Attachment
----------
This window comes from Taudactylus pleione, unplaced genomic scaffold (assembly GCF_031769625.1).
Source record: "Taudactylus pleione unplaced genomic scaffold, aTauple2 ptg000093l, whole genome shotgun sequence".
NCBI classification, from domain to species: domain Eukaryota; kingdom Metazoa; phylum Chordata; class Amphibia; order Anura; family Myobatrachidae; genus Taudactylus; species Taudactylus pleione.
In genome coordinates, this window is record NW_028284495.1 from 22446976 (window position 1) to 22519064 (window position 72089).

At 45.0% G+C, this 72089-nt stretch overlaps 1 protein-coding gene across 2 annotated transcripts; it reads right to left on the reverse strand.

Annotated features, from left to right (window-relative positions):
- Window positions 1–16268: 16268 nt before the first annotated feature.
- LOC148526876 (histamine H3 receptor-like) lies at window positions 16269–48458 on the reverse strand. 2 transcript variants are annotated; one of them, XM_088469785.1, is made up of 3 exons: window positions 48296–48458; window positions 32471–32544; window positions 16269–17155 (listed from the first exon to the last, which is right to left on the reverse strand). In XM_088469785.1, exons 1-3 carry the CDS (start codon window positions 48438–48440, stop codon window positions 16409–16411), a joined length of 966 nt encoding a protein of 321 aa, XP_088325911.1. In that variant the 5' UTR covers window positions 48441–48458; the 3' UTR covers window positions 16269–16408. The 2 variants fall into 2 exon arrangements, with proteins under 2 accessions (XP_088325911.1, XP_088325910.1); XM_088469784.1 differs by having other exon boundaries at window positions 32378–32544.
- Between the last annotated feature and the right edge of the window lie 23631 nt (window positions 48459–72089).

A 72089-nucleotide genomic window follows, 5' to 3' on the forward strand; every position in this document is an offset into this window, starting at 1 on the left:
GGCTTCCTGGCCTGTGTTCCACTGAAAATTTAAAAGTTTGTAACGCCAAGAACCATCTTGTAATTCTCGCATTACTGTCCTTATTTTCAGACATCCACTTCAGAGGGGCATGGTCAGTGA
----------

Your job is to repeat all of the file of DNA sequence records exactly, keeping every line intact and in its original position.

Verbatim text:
This window comes from Taudactylus pleione, unplaced genomic scaffold (assembly GCF_031769625.1).
Source record: "Taudactylus pleione unplaced genomic scaffold, aTauple2 ptg000093l, whole genome shotgun sequence".
NCBI classification, from domain to species: domain Eukaryota; kingdom Metazoa; phylum Chordata; class Amphibia; order Anura; family Myobatrachidae; genus Taudactylus; species Taudactylus pleione.
In genome coordinates, this window is record NW_028284495.1 from 22446976 (window position 1) to 22519064 (window position 72089).

At 45.0% G+C, this 72089-nt stretch overlaps 1 protein-coding gene across 2 annotated transcripts; it reads right to left on the reverse strand.

Annotated features, from left to right (window-relative positions):
- Window positions 1–16268: 16268 nt before the first annotated feature.
- LOC148526876 (histamine H3 receptor-like) lies at window positions 16269–48458 on the reverse strand. 2 transcript variants are annotated; one of them, XM_088469785.1, is made up of 3 exons: window positions 48296–48458; window positions 32471–32544; window positions 16269–17155 (listed from the first exon to the last, which is right to left on the reverse strand). In XM_088469785.1, exons 1-3 carry the CDS (start codon window positions 48438–48440, stop codon window positions 16409–16411), a joined length of 966 nt encoding a protein of 321 aa, XP_088325911.1. In that variant the 5' UTR covers window positions 48441–48458; the 3' UTR covers window positions 16269–16408. The 2 variants fall into 2 exon arrangements, with proteins under 2 accessions (XP_088325911.1, XP_088325910.1); XM_088469784.1 differs by having other exon boundaries at window positions 32378–32544.
- Between the last annotated feature and the right edge of the window lie 23631 nt (window positions 48459–72089).

A 72089-nucleotide genomic window follows, 5' to 3' on the forward strand; every position in this document is an offset into this window, starting at 1 on the left:
GGCTTCCTGGCCTGTGTTCCACTGAAAATTTAAAAGTTTGTAACGCCAAGAACCATCTTGTAATTCTCGCATTACTGTCCTTATTTTCAGACATCCACTTCAGAGGGGCATGGTCAGTGA